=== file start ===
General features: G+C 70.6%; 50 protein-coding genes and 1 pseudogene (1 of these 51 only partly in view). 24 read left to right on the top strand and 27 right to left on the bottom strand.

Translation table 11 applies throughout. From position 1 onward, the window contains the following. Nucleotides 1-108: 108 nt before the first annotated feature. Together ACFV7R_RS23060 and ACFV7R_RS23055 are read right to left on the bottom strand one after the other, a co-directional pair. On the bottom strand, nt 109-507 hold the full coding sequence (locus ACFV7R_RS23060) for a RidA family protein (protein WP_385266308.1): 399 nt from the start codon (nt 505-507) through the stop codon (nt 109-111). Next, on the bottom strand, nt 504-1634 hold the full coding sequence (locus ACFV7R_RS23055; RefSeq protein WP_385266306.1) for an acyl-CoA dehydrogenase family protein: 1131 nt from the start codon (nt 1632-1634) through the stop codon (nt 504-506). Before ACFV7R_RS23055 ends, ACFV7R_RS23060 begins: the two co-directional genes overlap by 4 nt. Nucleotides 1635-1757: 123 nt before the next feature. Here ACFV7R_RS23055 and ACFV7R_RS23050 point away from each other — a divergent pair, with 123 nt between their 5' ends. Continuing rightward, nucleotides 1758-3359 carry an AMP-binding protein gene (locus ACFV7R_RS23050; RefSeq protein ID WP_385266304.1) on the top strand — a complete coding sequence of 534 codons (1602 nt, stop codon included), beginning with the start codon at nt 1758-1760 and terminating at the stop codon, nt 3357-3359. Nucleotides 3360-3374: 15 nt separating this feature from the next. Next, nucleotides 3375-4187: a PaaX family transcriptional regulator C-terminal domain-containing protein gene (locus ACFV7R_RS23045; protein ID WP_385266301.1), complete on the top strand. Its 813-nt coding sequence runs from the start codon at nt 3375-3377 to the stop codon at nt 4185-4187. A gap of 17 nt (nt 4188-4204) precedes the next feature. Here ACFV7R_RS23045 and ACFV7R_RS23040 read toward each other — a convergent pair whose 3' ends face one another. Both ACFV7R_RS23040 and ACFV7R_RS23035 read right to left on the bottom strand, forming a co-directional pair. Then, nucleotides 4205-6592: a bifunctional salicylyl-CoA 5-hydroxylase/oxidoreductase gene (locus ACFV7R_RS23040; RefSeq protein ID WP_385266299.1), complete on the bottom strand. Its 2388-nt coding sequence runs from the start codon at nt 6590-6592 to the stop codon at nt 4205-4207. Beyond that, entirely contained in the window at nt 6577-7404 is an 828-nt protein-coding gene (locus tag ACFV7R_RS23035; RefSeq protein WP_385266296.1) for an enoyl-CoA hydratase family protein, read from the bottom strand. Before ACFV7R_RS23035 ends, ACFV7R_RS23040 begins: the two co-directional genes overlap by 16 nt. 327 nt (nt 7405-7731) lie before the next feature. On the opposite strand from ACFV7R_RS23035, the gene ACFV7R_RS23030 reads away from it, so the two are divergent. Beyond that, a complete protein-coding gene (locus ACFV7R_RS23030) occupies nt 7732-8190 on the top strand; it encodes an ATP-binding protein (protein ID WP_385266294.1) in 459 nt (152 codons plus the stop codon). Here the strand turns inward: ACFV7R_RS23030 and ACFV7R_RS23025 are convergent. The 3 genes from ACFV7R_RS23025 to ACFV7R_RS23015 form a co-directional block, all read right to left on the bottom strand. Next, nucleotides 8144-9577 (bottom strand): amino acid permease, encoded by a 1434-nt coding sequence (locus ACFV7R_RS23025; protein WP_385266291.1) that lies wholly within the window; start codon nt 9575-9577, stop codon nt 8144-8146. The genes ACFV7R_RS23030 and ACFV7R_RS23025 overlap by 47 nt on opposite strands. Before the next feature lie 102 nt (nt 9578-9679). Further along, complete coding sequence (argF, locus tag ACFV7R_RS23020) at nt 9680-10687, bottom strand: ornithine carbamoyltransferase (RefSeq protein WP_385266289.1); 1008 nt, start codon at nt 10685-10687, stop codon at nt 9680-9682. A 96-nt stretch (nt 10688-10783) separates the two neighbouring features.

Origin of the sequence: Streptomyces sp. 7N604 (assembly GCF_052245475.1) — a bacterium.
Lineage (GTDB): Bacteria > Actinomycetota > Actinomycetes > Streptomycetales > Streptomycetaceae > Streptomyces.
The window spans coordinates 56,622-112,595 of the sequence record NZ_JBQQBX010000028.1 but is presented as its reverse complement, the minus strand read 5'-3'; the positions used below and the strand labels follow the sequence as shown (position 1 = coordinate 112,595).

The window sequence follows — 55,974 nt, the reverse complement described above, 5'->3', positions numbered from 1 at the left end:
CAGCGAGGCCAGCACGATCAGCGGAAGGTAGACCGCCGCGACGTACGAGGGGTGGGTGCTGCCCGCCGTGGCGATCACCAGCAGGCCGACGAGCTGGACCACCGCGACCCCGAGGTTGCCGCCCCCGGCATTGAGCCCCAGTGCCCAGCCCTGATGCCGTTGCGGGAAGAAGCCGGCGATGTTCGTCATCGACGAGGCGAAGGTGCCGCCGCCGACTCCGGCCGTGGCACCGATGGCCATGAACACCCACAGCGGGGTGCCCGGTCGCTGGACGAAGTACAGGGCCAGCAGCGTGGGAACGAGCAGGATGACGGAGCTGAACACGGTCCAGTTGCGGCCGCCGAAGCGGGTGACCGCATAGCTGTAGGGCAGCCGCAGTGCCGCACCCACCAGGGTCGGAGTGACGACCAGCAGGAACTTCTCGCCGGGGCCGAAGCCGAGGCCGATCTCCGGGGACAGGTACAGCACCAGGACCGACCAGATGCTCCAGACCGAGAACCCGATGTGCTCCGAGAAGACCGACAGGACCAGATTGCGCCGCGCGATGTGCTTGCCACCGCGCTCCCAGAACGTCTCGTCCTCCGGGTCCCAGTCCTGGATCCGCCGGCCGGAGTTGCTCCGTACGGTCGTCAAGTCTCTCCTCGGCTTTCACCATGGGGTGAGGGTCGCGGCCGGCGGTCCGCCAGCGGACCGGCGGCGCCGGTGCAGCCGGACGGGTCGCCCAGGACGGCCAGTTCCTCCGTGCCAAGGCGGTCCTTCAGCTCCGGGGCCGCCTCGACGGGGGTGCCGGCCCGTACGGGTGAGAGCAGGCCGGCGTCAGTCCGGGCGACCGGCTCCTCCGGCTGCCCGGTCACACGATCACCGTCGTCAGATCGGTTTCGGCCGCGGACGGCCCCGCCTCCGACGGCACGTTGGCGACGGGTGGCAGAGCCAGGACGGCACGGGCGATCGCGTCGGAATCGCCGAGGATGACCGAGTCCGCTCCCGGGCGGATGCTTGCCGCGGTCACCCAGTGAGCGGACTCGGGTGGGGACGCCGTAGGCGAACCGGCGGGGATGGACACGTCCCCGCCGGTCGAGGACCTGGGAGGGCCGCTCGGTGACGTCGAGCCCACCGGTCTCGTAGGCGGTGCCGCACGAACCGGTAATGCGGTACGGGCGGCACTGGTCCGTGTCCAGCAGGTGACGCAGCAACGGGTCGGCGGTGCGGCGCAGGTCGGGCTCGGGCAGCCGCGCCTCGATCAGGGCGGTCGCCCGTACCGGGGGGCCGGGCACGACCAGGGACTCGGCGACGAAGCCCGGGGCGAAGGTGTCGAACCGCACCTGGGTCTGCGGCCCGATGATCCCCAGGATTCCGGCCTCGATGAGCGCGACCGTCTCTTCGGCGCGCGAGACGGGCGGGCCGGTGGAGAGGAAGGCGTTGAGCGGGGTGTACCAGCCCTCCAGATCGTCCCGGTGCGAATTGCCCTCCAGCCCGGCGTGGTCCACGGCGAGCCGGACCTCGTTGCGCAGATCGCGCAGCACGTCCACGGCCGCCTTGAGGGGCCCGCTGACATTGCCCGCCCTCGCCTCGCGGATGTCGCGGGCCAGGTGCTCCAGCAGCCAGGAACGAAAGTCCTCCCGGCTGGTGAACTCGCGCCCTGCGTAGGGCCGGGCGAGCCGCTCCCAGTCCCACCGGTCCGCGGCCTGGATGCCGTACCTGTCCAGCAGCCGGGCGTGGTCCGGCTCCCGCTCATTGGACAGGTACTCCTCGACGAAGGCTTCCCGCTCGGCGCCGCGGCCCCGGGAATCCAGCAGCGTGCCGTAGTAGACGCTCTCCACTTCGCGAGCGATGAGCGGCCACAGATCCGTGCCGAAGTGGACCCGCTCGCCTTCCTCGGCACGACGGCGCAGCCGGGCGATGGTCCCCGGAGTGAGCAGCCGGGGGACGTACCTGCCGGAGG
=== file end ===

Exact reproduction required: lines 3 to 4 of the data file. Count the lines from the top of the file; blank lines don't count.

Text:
Origin of the sequence: Streptomyces sp. 7N604 (assembly GCF_052245475.1) — a bacterium.
Lineage (GTDB): Bacteria > Actinomycetota > Actinomycetes > Streptomycetales > Streptomycetaceae > Streptomyces.